First Coke, Now Bloody Center - Government Feed-tervention Escalates
The personal freedom to indulge in 32 ounces of sugary corn-syrup-filled fizzy drinks left New Yorkers with a nasty libertarian taste in their mouths. Now, a few months later, as The Telegraph reports that UK council officials are cracking down on the freedom to choose how your burger is done, warning restaurants not to offer them rare or even medium-rare. Of course, this is proposed to be in the best interests of the eating public focused on "making sure customers are eating meat that is a not a threat to their health." This policy, set to the subject of a legal ruling shortly, leavs some to suggest it could destroy the gourmet burger industry (by mandating lengthy cooking times): "Not only that but you’re opening a Pandora’s box, because where do you finish? Steak tartare, runny eggs … the list is endless." Soylent Green anyone?
Via The Telegraph:
Now council officials are cracking down on the freedom to choose how your burger is done, warning restaurants not to offer them rare or even medium-rare.
A number of celebrity chefs are affected by the move, including Gordon Ramsay, whose Maze Grill restaurant sells a burger for £12, Angela Hartnett, whose York and Albany’s bar menu includes burgers, and the Soho House chain, run by Nick Jones, the husband of broadcaster Kirsty Young.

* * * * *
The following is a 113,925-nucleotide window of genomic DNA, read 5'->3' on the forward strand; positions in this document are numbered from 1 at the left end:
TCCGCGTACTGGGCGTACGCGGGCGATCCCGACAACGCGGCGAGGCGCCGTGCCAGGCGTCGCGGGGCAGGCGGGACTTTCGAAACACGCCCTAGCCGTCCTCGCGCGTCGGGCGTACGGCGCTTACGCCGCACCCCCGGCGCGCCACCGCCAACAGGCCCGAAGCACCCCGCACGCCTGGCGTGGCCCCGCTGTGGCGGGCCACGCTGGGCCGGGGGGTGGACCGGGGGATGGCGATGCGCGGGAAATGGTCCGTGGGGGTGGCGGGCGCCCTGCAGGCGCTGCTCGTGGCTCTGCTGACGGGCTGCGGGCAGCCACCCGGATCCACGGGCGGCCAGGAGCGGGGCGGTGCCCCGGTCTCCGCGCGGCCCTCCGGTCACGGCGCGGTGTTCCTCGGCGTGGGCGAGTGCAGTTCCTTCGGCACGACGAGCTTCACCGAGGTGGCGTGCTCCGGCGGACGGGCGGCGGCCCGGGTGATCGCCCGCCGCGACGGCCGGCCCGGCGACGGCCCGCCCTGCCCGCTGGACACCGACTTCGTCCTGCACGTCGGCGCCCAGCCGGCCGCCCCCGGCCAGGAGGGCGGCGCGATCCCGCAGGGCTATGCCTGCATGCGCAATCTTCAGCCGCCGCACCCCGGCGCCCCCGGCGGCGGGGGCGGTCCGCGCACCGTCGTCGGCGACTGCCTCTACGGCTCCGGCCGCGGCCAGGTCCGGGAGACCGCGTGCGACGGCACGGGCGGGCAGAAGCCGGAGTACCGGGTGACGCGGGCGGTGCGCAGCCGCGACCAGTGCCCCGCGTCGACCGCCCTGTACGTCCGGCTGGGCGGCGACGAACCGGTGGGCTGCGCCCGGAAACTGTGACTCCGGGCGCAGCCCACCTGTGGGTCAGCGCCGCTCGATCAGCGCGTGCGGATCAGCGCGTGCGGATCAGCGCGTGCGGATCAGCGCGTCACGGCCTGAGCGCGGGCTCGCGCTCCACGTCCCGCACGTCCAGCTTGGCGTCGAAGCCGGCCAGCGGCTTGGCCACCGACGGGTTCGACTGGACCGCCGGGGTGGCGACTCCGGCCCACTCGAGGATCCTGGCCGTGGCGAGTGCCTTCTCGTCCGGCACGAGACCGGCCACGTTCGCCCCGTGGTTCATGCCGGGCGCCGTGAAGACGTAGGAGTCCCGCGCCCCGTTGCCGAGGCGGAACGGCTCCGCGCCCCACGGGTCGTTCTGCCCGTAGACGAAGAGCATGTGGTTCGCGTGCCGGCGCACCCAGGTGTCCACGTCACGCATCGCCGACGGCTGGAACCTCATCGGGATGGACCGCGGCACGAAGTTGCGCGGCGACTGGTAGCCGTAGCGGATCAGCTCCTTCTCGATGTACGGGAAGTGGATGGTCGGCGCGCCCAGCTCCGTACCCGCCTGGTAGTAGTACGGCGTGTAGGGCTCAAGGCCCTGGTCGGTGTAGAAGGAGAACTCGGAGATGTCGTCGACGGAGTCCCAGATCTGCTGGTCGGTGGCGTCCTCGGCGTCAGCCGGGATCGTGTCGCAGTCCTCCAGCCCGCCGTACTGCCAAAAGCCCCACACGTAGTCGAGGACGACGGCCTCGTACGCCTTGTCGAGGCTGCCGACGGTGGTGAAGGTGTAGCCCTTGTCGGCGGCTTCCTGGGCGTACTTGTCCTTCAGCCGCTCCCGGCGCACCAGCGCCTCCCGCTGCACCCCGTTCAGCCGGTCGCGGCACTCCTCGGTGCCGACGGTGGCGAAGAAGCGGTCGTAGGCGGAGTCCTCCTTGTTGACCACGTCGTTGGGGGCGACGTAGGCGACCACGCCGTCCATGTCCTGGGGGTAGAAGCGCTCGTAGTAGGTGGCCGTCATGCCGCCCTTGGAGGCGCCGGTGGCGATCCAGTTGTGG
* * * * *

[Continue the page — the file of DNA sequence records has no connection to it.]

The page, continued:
All face being asked at their next routine inspection how they offer their burgers after the decision by Westminster city council, which regulates food safety in more restaurants than any other local authority.
The decision is expected to be followed by other councils, but critics fear it could lead to questions over the safety of rare steaks and raw meat dishes such as steak tartare.
The policy is to be the subject of a legal ruling.
After routine inspections by environmental health officers, Westminster council challenged the way Davy’s was serving its £13.95 burgers at one of its restaurants in central London. Davy’s has taken the case to the High Court, which experts say could set a legal precedent as to whether or not diners will be able to order meat rare.
A Davy’s spokesman said: “The burgers are produced from high quality ingredients and Davy’s contends that it has safe measures in place to serve rare or medium-rare burgers.”
James Armitage, the council’s food health and safety manager, said: “This is about making sure customers are eating meat that is not a threat to their health. It is possible to produce burgers that can be eaten undercooked, but strict controls are essential.
“We have enlisted the UK’s top expert on E. coli, Prof Hugh Pennington, to get this matter resolved and he has outlined that rare minced meat that is not correctly cooked and prepared can kill.”
But John Cadieux, the executive head chef for the Burger and Lobster chain, said: “If you follow the guidelines to the letter then you’re going to destroy the burger industry.
“Not only that but you’re opening a Pandora’s box, because where do you finish? Steak tartare, runny eggs … the list is endless.”
According to the Food Standards Agency (FSA), there are no rules banning the sale of raw or rare meat by restaurants or caterers.
Tony Lewis, of the Chartered Institute of Environmental Health, said: the case would have “nationwide implications”.
“At present the guidance from the FSA is that for burgers the meat should be cooked at 158F (70C) for two minutes,” he said. “If Westminster loses the case we will have to reassess.”